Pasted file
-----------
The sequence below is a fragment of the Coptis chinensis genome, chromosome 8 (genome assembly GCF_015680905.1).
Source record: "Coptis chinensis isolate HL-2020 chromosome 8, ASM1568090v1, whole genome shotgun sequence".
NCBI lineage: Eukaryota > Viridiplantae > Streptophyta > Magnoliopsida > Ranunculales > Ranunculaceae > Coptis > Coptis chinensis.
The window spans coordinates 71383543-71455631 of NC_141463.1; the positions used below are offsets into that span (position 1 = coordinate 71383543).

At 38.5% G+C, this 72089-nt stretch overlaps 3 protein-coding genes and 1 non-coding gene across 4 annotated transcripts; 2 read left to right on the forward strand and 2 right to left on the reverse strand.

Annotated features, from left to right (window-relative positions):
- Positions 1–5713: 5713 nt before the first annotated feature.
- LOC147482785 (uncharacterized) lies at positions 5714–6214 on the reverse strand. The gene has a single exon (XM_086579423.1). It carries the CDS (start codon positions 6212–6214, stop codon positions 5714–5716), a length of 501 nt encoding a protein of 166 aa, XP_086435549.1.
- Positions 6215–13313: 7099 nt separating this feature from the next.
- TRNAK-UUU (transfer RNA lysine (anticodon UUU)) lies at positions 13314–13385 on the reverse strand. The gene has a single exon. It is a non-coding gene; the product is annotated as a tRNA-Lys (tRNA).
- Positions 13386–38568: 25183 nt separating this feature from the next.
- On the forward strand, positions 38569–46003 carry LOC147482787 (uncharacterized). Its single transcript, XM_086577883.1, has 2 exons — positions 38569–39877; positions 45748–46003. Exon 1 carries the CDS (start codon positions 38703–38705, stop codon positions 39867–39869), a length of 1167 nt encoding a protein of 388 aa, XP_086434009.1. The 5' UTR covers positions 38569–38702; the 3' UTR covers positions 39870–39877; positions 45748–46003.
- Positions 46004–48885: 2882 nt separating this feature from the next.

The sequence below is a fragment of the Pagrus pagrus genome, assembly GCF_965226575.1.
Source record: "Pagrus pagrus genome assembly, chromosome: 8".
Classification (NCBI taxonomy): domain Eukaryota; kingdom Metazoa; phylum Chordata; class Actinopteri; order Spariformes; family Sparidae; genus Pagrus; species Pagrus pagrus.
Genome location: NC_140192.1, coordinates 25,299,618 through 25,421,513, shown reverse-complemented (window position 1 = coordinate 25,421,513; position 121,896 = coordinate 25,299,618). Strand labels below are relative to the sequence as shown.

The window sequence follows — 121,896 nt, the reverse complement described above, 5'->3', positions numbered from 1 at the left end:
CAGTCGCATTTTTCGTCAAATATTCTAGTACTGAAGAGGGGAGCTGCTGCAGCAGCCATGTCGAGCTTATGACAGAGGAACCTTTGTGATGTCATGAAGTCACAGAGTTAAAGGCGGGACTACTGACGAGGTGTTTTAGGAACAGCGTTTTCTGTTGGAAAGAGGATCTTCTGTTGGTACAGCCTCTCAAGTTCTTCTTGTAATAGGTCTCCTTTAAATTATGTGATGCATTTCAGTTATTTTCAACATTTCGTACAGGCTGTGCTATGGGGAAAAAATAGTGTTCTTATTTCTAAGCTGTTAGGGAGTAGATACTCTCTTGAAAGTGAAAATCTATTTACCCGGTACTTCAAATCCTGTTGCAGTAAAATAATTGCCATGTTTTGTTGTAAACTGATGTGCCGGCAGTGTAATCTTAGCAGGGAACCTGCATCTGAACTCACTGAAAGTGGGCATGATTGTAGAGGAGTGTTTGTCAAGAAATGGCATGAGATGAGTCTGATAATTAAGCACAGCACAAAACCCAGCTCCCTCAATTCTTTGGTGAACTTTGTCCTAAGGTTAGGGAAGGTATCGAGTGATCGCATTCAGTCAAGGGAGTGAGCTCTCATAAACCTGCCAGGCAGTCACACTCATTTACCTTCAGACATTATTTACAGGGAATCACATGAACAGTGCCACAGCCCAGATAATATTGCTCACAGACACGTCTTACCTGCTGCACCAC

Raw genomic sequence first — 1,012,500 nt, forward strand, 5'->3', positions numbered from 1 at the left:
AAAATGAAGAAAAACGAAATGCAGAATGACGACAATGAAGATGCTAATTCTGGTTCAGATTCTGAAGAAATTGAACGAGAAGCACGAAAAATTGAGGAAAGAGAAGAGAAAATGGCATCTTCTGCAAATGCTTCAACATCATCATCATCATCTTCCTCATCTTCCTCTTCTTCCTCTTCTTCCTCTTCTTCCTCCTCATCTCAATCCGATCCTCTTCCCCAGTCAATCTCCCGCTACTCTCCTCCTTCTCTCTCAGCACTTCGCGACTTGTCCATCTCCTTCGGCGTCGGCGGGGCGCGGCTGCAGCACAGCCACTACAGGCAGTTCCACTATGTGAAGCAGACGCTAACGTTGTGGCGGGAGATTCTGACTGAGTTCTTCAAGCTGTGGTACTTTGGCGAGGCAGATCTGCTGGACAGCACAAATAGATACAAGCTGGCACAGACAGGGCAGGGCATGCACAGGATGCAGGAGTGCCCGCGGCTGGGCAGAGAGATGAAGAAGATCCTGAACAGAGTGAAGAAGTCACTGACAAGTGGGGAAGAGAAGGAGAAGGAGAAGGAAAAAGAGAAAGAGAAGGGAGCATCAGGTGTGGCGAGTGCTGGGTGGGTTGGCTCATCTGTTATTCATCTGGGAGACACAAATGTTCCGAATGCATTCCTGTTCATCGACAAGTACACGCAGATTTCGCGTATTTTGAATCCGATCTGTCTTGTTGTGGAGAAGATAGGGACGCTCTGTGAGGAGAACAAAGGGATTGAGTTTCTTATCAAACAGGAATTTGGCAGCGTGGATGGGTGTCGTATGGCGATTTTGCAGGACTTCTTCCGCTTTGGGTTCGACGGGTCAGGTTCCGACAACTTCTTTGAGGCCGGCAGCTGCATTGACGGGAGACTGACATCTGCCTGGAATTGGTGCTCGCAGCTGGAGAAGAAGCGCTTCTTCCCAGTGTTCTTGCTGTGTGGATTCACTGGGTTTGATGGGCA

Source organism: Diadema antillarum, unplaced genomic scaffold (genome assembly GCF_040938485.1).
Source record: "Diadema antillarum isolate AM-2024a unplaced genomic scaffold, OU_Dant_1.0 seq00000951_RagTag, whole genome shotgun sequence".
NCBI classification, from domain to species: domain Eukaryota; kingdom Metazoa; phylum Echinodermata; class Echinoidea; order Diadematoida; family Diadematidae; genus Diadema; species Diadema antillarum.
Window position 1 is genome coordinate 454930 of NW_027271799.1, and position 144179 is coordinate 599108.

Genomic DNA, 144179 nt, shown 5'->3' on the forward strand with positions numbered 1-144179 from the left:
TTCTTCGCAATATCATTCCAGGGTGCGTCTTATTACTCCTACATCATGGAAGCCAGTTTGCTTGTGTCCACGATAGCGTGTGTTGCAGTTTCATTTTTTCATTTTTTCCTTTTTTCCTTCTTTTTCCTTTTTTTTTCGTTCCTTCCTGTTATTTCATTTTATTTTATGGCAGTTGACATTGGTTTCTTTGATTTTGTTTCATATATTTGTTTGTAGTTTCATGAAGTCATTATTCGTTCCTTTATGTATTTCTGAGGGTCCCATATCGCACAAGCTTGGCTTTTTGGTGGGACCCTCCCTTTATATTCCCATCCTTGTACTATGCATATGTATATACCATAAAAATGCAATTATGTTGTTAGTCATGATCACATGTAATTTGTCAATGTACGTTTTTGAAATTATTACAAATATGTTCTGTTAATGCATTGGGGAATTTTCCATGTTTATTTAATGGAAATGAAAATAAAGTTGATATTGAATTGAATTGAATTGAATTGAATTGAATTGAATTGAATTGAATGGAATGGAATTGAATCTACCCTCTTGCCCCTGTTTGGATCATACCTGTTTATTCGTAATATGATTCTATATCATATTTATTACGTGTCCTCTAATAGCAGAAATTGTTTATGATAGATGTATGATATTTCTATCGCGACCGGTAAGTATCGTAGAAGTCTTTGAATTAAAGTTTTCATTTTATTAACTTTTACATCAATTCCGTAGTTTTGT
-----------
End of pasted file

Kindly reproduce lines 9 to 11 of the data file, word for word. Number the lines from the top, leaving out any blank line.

- Positions 6215–13313: 7099 nt separating this feature from the next.
- TRNAK-UUU (transfer RNA lysine (anticodon UUU)) lies at positions 13314–13385 on the reverse strand. The gene has a single exon. It is a non-coding gene; the product is annotated as a tRNA-Lys (tRNA).
- Positions 13386–38568: 25183 nt separating this feature from the next.